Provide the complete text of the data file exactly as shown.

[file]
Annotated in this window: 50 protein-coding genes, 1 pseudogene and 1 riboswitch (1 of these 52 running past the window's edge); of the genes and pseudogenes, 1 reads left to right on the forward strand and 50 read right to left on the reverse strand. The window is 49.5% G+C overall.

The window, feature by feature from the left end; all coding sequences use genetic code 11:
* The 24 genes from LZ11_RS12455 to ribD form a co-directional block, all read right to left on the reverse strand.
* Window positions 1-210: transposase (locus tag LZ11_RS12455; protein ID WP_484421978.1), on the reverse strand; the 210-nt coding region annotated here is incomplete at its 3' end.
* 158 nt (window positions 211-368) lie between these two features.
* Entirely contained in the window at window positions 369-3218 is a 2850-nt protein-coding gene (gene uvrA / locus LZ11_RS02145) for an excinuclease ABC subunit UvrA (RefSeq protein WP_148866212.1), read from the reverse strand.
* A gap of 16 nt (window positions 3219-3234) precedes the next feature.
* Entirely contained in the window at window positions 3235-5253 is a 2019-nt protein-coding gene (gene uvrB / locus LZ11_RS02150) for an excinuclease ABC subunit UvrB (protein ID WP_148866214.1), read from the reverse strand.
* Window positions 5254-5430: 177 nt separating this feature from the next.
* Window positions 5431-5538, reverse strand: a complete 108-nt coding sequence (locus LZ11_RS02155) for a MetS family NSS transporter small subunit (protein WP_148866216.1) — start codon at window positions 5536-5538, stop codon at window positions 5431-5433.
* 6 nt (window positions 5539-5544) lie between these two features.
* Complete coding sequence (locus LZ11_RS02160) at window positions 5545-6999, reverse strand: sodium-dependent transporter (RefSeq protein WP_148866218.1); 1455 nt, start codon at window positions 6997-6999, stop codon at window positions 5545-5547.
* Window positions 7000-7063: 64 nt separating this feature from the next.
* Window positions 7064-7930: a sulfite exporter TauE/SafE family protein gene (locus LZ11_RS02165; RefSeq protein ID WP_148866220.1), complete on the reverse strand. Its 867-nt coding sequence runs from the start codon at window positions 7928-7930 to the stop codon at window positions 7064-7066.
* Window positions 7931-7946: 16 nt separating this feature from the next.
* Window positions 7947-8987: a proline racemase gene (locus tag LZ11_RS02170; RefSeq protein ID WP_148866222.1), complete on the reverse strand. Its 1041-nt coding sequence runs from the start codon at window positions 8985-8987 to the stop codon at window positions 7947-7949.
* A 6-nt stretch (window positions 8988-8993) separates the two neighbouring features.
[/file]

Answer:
Annotated in this window: 50 protein-coding genes, 1 pseudogene and 1 riboswitch (1 of these 52 running past the window's edge); of the genes and pseudogenes, 1 reads left to right on the forward strand and 50 read right to left on the reverse strand. The window is 49.5% G+C overall.

The window, feature by feature from the left end; all coding sequences use genetic code 11:
* The 24 genes from LZ11_RS12455 to ribD form a co-directional block, all read right to left on the reverse strand.
* Window positions 1-210: transposase (locus tag LZ11_RS12455; protein ID WP_484421978.1), on the reverse strand; the 210-nt coding region annotated here is incomplete at its 3' end.
* 158 nt (window positions 211-368) lie between these two features.
* Entirely contained in the window at window positions 369-3218 is a 2850-nt protein-coding gene (gene uvrA / locus LZ11_RS02145) for an excinuclease ABC subunit UvrA (RefSeq protein WP_148866212.1), read from the reverse strand.
* A gap of 16 nt (window positions 3219-3234) precedes the next feature.
* Entirely contained in the window at window positions 3235-5253 is a 2019-nt protein-coding gene (gene uvrB / locus LZ11_RS02150) for an excinuclease ABC subunit UvrB (protein ID WP_148866214.1), read from the reverse strand.
* Window positions 5254-5430: 177 nt separating this feature from the next.
* Window positions 5431-5538, reverse strand: a complete 108-nt coding sequence (locus LZ11_RS02155) for a MetS family NSS transporter small subunit (protein WP_148866216.1) — start codon at window positions 5536-5538, stop codon at window positions 5431-5433.
* 6 nt (window positions 5539-5544) lie between these two features.
* Complete coding sequence (locus LZ11_RS02160) at window positions 5545-6999, reverse strand: sodium-dependent transporter (RefSeq protein WP_148866218.1); 1455 nt, start codon at window positions 6997-6999, stop codon at window positions 5545-5547.
* Window positions 7000-7063: 64 nt separating this feature from the next.
* Window positions 7064-7930: a sulfite exporter TauE/SafE family protein gene (locus LZ11_RS02165; RefSeq protein ID WP_148866220.1), complete on the reverse strand. Its 867-nt coding sequence runs from the start codon at window positions 7928-7930 to the stop codon at window positions 7064-7066.
* Window positions 7931-7946: 16 nt separating this feature from the next.
* Window positions 7947-8987: a proline racemase gene (locus tag LZ11_RS02170; RefSeq protein ID WP_148866222.1), complete on the reverse strand. Its 1041-nt coding sequence runs from the start codon at window positions 8985-8987 to the stop codon at window positions 7947-7949.
* A 6-nt stretch (window positions 8988-8993) separates the two neighbouring features.